I arrived not knowing much, to the point that one of the first things I said was completely incorrect (for some reason I thought that Champagne went through an initial fermentation in oak before moving to the bottles?! I don’t know why). Thankfully Andrew (who I’ve drunk wine with before) was there to help me out (he’s also a Beer Swapper!).
I learnt a few things about Champagne that I thought were interesting (hopefully I will recount them accurately). It uses three grape varieties: Chardonnay (white grape which adds finesse), Pinot Noir (red grape which adds body and structure) and Pinot Meunier (red grape which adds fruitiness). It’s fermented in stainless steel like wine but then undergoes a second fermentation in the bottle when sugar and yeast is added (like real ale) – this is what gives the fizz (like real ale!). It’s initially bottled with a crown cap and racked with the cap facing down, it‘s then moved and twisted regularly so that the yeast collects by the cap. After a while (years) the cap is popped, the yeast is removed and a cork is fitted (sometimes an extra dosage of sugar/sweetness is added). Unlike wine or strong beer which will evolve, Champagne aims to keep a constant taste from when it’s bottled to when it’s opened (although some change is inevitable if kept for a long time - in terms of drinking time, the rule of thumb is that however long is spends on yeast in the bottle, it should be opened within that time again, so if it was on yeast for three years then it’s best drunk within three years). And did you know that Morrisons have slashed their Champagne prices and are now selling them for a loss? This was a sore point with the producers.
I don’t drink a lot of champagne as it’s one of those things you open for a special occasion (I’ve got too many special occasion beers as it is). As I don’t drink much, I don’t know much about the taste other than fizzy and dry, moving into yeasty and biscuity. What I found while drinking them was, like when drinking lager, it’s the little differences that really stand out.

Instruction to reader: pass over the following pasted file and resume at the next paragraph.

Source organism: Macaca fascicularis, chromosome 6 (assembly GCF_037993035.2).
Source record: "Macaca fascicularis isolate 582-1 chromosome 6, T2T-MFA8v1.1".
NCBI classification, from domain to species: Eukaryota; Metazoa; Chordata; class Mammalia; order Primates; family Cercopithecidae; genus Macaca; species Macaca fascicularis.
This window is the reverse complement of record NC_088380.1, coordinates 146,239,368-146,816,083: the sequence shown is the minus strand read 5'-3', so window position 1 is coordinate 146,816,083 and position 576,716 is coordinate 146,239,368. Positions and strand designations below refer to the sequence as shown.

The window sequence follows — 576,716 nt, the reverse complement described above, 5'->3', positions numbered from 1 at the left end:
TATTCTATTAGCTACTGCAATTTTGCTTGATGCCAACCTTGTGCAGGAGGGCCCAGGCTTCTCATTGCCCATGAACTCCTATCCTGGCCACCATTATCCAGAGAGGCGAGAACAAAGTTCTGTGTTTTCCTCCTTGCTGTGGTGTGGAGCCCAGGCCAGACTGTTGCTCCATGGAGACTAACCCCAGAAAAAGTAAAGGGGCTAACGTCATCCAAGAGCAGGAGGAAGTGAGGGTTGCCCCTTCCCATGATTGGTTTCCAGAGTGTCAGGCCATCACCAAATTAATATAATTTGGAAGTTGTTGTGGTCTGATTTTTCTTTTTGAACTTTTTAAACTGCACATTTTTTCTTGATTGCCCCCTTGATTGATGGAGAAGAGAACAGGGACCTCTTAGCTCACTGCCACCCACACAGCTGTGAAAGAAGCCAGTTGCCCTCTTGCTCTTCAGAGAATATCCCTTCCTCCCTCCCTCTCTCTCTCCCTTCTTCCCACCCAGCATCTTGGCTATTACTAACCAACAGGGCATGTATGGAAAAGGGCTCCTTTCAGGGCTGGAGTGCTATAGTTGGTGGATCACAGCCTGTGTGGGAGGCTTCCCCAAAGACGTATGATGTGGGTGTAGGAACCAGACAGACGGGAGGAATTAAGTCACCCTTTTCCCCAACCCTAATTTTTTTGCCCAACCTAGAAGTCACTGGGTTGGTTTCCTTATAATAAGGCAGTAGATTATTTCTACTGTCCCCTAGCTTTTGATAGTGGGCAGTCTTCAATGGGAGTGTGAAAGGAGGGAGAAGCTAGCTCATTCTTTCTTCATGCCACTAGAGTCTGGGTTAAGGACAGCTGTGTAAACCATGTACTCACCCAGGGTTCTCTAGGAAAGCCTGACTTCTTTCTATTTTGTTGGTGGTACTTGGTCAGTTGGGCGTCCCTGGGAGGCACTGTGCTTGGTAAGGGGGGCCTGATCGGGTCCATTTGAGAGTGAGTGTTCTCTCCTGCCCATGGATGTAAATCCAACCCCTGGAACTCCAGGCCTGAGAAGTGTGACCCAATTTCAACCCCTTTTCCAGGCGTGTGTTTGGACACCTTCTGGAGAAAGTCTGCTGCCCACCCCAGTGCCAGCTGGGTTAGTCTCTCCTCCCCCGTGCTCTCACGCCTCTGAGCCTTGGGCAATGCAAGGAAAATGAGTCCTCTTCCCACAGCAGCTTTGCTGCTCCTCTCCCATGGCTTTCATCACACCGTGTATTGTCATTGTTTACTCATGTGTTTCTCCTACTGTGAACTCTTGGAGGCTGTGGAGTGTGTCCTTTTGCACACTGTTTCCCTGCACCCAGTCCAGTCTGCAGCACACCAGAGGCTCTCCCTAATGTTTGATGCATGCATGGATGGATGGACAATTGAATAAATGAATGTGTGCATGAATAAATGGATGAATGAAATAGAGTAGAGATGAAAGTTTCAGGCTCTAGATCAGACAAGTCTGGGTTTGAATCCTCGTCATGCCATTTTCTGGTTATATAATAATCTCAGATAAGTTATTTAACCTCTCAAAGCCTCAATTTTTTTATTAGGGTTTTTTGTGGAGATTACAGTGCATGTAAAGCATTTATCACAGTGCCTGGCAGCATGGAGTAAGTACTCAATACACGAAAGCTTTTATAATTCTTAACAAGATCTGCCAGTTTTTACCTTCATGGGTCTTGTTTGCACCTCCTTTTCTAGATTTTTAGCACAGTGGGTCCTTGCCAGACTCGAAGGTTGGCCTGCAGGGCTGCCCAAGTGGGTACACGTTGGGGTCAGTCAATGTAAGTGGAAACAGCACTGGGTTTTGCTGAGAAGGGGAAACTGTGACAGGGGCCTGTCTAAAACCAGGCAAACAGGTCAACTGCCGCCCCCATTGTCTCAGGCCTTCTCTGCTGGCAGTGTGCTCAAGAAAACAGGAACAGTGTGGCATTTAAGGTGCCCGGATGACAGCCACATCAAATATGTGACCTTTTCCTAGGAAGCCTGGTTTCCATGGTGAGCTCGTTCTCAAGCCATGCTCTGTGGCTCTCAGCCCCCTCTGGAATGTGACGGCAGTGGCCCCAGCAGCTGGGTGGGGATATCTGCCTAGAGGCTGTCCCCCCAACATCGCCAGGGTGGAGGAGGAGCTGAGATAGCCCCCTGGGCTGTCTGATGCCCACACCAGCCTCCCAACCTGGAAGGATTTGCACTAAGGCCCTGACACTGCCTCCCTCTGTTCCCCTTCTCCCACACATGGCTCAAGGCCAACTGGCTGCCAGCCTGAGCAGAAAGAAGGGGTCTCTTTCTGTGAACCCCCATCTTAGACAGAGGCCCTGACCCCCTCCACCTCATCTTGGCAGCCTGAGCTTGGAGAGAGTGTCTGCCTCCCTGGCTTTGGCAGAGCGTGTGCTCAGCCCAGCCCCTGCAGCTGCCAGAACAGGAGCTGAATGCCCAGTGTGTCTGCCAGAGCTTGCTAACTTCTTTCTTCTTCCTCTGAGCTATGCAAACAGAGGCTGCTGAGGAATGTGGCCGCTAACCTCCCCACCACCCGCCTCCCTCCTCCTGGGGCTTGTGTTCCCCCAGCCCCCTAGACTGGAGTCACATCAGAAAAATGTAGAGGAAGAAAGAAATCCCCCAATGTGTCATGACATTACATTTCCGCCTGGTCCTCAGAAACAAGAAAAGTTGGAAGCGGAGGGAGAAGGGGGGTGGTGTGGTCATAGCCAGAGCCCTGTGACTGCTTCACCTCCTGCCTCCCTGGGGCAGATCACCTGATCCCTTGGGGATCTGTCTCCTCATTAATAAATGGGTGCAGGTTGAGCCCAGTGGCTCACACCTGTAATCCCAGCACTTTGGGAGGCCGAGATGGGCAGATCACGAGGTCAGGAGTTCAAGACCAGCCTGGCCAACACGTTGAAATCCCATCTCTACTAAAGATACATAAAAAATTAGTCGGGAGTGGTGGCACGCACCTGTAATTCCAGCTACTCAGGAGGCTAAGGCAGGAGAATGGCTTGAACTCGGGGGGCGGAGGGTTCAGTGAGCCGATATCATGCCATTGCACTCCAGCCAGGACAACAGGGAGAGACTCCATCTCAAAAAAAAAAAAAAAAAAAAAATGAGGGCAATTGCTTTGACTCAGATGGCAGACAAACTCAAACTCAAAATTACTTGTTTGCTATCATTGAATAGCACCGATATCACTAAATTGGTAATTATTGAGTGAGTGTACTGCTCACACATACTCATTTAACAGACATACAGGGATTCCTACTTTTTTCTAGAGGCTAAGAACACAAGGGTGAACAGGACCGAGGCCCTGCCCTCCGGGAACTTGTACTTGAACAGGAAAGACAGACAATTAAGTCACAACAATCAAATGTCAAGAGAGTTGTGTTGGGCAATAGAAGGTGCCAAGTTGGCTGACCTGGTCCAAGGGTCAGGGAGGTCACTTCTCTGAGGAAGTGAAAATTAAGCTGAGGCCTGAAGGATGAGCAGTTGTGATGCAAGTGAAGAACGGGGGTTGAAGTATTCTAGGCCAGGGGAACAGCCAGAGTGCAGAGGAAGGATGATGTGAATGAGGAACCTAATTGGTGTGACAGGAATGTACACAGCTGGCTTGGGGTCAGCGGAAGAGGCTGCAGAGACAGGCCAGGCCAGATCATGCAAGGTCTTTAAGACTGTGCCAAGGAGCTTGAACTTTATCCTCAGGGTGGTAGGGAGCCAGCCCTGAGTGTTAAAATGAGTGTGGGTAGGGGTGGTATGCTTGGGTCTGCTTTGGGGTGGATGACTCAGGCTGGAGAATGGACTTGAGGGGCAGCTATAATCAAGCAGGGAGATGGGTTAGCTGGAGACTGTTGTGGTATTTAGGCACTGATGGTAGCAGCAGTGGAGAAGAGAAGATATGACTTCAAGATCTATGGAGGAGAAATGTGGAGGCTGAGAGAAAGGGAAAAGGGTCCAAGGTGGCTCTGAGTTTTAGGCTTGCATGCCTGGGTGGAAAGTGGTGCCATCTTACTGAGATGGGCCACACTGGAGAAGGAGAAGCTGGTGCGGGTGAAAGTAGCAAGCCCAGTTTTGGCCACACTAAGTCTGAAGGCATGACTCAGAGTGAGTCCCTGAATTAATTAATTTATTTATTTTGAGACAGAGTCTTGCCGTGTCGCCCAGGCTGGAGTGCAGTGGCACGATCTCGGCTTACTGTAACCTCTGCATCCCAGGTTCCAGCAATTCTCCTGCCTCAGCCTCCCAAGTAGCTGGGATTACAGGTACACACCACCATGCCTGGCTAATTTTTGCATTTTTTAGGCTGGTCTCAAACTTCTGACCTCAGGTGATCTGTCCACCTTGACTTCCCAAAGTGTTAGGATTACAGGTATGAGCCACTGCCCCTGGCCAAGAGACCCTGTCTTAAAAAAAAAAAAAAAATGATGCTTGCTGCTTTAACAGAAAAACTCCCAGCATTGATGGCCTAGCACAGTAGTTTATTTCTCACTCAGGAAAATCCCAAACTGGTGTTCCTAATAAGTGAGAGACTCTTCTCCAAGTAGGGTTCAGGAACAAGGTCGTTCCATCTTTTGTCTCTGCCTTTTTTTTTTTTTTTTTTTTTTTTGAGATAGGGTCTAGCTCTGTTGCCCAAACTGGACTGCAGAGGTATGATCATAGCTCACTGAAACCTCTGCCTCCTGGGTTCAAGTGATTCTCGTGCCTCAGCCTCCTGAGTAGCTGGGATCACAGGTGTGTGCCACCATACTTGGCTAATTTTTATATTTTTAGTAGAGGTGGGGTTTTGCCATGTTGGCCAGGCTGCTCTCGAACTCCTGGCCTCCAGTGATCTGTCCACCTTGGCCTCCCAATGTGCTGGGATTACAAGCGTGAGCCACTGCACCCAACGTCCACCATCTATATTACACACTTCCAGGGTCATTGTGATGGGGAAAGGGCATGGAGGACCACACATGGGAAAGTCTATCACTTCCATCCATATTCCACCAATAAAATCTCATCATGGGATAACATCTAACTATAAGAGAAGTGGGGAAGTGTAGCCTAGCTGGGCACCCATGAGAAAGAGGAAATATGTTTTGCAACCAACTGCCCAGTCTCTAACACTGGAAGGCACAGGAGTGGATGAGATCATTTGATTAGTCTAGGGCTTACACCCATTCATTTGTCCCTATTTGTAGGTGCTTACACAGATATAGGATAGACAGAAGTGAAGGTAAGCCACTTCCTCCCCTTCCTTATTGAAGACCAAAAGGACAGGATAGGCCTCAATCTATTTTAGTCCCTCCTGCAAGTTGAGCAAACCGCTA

Move past that initial hit of fizz and it reveals itself as light, elegant, crisp, fruity, sharp. It took me a while to readjust the taste buds, but I got there. Some were sweeter than others, some drier. Some had fresh apple sweetness and tang, others had a bitter lemon dryness to them. Some were bready, others less so. The size of the bubbles also became perceptible as we moved around, with the bigger ones feeling clunky and unrefined.
The Lanson rosé had a berry hint but between fizz and dryness it was a void, the Moët rosé was a taste of summer strawberries, the Veuve Clicquot rosé was sweeter and picnic-perfect. The non-vintages had a simplicity to them all with the Veuve Clicquot being my favourite with a nose that made me want to stick my head in the glass. Taste-wise it had more complexity to the others. more body because of a higher percentage of Pinot Noir, a zippy freshness to it. And the vintages, which ranged from 1998-2003. The 2002 Veuve Clicquot smelt like brie and sour apples, which I was reticent to say just in case shouting ‘mmm, it’s cheesy’ is a major faux pas, but it turns out this is normal. Interestingly, this opened out in the glass and after a minute or so it became bready and sweeter. Personally, I liked the 1998 Lanson Vintage the most. It was exactly what I wanted and expected from Champagne and had a great come-get-me nose of brioche, yeast and bread then an intriguing pithy bitterness at the end. That was the flavour I was hoping for, the extra complexity I wanted (maybe it was this ‘extra’ that made it stand out to me, preferring more to less, maybe it was a familiar bitter finish that caught my attention).
It’s great drinking wine with people who know and understand it and I learn a lot from them. Wine challenges me to begin but it’s very interesting to come from a beer perspective into a wine tasting like this and ultimately it’s just people tasting and drinking different glasses of booze. Strangely, it’s the similarities to beer which I always manage to pick out – an aroma, a taste, some sourness, that yeasty sweetness which I love in some Belgians. I guess the question is would I buy any of these? The Lanson vintage was £37 (overall the prices ranged from £25-£40+). That money would buy me a lot of great beer. I suppose it’d be nice to have a few bottles of fizz lying around though, just in case.